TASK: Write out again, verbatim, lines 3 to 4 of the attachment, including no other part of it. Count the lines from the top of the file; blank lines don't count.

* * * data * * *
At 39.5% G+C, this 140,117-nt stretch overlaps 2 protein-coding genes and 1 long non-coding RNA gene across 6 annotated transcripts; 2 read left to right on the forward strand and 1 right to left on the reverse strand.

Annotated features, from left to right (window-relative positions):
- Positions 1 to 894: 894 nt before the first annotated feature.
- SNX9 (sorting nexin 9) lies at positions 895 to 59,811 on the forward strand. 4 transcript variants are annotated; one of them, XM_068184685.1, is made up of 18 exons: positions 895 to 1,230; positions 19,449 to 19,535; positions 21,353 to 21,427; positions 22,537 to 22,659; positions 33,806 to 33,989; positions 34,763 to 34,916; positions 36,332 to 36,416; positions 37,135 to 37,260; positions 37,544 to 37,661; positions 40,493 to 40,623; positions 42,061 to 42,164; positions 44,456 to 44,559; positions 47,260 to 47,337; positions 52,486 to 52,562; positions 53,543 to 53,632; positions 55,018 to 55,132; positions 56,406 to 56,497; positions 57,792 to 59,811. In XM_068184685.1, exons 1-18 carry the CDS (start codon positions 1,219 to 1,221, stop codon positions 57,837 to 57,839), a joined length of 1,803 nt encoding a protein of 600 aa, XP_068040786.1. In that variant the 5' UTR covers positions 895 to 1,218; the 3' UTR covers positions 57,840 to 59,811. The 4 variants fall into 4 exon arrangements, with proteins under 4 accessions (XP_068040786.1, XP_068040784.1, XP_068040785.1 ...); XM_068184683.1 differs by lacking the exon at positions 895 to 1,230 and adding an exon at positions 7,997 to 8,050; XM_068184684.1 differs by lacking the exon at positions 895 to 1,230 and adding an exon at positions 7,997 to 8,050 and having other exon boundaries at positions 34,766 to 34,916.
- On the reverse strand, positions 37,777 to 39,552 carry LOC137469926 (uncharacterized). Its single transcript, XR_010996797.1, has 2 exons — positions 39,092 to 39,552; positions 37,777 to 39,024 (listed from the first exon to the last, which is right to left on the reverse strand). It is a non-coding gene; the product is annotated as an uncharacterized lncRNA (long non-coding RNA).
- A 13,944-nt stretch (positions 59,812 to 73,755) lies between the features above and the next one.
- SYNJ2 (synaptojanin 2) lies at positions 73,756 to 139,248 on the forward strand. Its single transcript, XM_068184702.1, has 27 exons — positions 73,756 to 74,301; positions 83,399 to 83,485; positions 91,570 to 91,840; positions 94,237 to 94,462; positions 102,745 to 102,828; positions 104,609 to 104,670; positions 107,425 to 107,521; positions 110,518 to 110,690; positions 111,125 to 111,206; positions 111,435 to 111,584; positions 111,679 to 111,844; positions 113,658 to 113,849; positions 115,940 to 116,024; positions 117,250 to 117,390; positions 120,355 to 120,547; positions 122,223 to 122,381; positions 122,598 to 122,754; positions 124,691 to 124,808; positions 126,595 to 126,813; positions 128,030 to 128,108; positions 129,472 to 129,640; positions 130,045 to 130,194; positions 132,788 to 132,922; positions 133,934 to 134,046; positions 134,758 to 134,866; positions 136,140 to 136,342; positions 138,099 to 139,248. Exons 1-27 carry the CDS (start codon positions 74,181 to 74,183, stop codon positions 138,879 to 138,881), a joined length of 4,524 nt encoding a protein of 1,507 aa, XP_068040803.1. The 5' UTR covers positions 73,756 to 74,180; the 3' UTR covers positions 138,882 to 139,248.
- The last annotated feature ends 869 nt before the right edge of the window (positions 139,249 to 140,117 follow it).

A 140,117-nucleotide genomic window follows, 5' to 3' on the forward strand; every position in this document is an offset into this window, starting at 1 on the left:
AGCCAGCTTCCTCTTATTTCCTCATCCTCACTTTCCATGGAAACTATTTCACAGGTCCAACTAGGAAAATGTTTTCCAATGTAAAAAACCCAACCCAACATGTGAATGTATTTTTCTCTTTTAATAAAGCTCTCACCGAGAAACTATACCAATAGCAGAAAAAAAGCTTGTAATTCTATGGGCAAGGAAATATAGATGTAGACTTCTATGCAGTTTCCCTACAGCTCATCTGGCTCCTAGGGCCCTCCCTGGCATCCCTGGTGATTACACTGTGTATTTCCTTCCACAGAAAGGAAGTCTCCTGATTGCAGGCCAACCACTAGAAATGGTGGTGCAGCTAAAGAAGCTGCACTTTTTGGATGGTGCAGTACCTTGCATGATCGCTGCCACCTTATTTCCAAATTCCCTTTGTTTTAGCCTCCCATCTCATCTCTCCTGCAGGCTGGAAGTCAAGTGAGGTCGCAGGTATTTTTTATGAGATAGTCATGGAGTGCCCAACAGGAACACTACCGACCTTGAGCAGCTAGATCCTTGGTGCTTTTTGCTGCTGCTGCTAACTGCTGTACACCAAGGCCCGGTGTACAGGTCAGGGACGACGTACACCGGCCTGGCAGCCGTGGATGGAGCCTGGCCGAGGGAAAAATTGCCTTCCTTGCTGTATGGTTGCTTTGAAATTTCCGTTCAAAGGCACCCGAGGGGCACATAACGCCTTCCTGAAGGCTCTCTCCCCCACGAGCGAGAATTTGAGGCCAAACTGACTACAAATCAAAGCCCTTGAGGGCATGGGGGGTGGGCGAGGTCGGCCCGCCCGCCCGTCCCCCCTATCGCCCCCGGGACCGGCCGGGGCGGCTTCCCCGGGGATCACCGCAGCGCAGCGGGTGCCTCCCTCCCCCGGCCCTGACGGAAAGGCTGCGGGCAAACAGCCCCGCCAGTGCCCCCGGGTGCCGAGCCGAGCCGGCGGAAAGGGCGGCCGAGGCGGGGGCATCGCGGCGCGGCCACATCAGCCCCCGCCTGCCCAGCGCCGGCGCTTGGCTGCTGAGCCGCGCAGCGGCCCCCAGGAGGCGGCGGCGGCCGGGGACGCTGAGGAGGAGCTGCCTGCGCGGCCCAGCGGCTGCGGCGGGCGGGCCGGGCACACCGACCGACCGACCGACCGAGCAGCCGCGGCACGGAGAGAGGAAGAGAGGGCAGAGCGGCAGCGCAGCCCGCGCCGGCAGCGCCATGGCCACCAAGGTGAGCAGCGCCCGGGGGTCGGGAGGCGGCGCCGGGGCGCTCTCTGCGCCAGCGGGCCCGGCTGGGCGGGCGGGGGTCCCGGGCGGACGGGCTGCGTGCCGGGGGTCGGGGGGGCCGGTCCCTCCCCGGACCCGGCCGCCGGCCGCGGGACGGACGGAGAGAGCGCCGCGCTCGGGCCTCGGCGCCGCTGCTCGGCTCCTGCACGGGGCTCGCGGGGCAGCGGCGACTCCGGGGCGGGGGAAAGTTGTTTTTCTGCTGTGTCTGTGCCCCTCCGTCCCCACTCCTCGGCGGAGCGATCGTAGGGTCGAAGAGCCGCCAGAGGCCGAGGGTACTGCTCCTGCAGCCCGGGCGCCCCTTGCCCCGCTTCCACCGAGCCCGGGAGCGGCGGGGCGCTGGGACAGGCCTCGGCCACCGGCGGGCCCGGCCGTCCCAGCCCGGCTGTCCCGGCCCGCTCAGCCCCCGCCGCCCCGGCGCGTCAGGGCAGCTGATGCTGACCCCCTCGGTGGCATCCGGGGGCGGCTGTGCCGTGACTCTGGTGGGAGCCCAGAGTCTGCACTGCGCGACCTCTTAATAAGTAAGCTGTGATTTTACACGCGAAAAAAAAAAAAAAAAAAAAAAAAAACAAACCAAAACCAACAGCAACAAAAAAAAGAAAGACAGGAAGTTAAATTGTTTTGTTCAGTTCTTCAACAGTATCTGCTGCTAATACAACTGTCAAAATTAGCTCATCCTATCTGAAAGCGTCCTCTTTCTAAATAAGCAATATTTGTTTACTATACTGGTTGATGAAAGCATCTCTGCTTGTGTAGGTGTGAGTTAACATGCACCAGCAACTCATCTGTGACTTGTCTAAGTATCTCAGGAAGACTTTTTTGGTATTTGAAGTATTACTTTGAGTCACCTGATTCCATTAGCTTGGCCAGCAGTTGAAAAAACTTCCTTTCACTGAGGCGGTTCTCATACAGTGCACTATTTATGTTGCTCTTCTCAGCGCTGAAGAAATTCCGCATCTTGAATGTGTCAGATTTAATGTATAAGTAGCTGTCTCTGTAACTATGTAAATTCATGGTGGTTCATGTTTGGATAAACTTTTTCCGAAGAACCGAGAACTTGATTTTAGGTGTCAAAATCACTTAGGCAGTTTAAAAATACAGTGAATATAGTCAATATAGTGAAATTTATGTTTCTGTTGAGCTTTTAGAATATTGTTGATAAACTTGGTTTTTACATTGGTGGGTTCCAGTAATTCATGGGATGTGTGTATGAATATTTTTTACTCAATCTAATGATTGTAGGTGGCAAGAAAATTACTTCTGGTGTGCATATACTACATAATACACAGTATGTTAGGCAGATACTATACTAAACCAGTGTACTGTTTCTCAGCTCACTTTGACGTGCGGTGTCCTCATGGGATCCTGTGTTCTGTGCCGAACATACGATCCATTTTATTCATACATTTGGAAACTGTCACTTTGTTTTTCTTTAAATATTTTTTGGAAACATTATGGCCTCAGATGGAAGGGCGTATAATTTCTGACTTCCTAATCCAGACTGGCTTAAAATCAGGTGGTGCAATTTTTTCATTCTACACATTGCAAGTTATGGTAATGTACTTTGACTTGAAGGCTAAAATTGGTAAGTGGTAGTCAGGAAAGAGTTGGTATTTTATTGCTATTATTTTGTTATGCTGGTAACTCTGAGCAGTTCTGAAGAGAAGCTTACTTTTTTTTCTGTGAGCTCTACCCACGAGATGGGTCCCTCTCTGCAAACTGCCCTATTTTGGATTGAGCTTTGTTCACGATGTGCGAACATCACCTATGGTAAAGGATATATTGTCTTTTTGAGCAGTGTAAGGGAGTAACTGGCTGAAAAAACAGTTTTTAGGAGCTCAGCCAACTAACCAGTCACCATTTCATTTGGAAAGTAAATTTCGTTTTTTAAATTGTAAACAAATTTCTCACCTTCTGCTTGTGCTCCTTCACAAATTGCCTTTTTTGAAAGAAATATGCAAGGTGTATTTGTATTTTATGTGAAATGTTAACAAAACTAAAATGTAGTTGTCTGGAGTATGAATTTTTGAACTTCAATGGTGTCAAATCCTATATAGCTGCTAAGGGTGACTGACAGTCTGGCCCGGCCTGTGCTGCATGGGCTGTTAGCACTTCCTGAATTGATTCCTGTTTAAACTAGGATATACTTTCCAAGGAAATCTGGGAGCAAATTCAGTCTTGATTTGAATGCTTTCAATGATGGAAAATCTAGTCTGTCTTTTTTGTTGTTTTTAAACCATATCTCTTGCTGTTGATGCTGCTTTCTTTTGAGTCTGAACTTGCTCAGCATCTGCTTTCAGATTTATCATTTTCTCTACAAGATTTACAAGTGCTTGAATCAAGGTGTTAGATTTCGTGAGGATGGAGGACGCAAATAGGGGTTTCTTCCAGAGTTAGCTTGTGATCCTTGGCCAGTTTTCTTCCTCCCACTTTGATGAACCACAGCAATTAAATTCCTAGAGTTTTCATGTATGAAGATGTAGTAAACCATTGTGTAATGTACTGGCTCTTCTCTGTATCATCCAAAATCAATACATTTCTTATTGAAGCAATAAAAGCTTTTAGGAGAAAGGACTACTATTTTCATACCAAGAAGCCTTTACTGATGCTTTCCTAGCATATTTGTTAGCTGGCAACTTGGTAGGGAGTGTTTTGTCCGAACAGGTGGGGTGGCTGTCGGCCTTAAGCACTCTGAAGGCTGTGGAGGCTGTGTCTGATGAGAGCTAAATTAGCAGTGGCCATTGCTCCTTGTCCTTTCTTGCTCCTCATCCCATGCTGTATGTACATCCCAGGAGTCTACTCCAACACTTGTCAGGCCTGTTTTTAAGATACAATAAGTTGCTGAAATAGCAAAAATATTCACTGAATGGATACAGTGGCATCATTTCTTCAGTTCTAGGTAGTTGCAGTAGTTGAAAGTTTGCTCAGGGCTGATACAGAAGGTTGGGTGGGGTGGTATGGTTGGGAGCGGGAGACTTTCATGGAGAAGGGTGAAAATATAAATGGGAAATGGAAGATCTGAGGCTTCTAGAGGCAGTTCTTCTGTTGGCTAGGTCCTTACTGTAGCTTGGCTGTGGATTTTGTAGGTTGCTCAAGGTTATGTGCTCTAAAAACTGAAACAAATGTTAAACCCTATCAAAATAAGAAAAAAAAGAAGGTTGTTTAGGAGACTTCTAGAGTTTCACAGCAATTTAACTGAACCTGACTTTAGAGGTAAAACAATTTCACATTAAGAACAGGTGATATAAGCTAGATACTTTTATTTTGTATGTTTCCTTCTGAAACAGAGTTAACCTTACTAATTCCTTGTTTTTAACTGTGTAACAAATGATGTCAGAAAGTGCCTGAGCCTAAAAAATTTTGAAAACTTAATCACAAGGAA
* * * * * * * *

- Positions 1 to 894: 894 nt before the first annotated feature.
- SNX9 (sorting nexin 9) lies at positions 895 to 59,811 on the forward strand. 4 transcript variants are annotated; one of them, XM_068184685.1, is made up of 18 exons: positions 895 to 1,230; positions 19,449 to 19,535; positions 21,353 to 21,427; positions 22,537 to 22,659; positions 33,806 to 33,989; positions 34,763 to 34,916; positions 36,332 to 36,416; positions 37,135 to 37,260; positions 37,544 to 37,661; positions 40,493 to 40,623; positions 42,061 to 42,164; positions 44,456 to 44,559; positions 47,260 to 47,337; positions 52,486 to 52,562; positions 53,543 to 53,632; positions 55,018 to 55,132; positions 56,406 to 56,497; positions 57,792 to 59,811. In XM_068184685.1, exons 1-18 carry the CDS (start codon positions 1,219 to 1,221, stop codon positions 57,837 to 57,839), a joined length of 1,803 nt encoding a protein of 600 aa, XP_068040786.1. In that variant the 5' UTR covers positions 895 to 1,218; the 3' UTR covers positions 57,840 to 59,811. The 4 variants fall into 4 exon arrangements, with proteins under 4 accessions (XP_068040786.1, XP_068040784.1, XP_068040785.1 ...); XM_068184683.1 differs by lacking the exon at positions 895 to 1,230 and adding an exon at positions 7,997 to 8,050; XM_068184684.1 differs by lacking the exon at positions 895 to 1,230 and adding an exon at positions 7,997 to 8,050 and having other exon boundaries at positions 34,766 to 34,916.